The Centers for Disease Control and Prevention and an advisory committee of outside health experts have been working on a ranking system for what may be an extended rollout. According to a preliminary plan, any approved vaccines would be offered to vital medical and national security officials first, then to other essential workers and those considered at high risk — the elderly instead of children, people with underlying conditions instead of the relatively healthy.

Agency officials and the advisers are also considering what has become a contentious option: putting Black and Latino people, part of the population that has disproportionately fallen victim to Covid-19, ahead of others in the population.

Some medical experts are not convinced there is a scientific basis for such an option. They foresee court challenges or worry that prioritizing minority groups would erode public trust in vaccines at a time when immunization is seen as crucial to ending the pandemic.

“Giving it to one race initially and not another race, I’m not sure how that would be perceived by the public, how that would affect how vaccines are viewed as a trusted public health measure,” said Claire Hannan, executive director of the Association of Immunization Managers, a group represented on the committee.

Fresh U.S. government data on Thursday is expected to show that new unemployment claims have leveled off after a steady decline, as rising coronavirus cases have pushed some states to reverse course and reimpose shutdown orders on businesses.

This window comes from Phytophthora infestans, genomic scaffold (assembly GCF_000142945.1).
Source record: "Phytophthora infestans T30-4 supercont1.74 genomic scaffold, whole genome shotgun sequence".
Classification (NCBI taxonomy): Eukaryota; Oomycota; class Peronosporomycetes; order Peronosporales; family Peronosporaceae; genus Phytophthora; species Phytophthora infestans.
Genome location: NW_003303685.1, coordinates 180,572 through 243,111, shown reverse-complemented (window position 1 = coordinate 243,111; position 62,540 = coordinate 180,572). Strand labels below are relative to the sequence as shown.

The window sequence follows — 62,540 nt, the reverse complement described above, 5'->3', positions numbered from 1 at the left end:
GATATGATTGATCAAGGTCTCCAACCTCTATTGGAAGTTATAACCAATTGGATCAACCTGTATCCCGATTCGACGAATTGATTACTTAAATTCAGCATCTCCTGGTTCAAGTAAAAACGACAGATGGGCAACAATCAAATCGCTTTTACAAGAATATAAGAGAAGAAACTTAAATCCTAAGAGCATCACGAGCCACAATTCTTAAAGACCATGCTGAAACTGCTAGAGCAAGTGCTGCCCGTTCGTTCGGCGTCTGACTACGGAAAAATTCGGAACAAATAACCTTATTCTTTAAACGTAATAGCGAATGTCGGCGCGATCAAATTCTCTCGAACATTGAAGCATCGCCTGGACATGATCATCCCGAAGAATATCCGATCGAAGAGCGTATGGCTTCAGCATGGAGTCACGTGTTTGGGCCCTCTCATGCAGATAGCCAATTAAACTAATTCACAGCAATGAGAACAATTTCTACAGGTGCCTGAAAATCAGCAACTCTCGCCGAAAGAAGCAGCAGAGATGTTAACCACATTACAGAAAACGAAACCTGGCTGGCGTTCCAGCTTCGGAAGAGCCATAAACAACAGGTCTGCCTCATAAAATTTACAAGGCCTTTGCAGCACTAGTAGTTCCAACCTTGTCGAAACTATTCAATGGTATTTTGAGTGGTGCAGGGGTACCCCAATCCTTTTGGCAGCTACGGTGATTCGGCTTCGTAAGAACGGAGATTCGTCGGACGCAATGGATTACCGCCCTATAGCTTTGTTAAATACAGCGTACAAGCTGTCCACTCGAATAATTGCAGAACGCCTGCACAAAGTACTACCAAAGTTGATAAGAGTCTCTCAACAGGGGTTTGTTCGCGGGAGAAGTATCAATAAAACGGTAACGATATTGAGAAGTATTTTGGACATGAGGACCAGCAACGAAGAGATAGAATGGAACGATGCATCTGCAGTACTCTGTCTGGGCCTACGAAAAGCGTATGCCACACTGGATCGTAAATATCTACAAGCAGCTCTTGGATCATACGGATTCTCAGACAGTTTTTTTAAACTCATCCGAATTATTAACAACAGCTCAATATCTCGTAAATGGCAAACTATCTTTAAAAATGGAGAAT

According to Bloomberg, the average estimate is that 1.37 million new state jobless claims were filed last week, a dip from the previous week’s 1.43 million. Although new claims in the Labor Department’s tally have been declining since early April, the weekly total has not dropped below a million since the coronavirus pandemic started — levels that are far above previous records.

Hiring nationwide has picked up in recent weeks, and the overall jobless rate dipped in June to 11.1 percent from a peak of 14.7 percent in April. But most of the payroll gains were because of the rehiring of workers temporarily laid off because of the pandemic. The pool of workers whose previous jobs have disappeared and who must search for new ones has grown.

“The recovery in new hiring has yet to begin.” said Julia Pollak, labor economist at the employment site ZipRecruiter.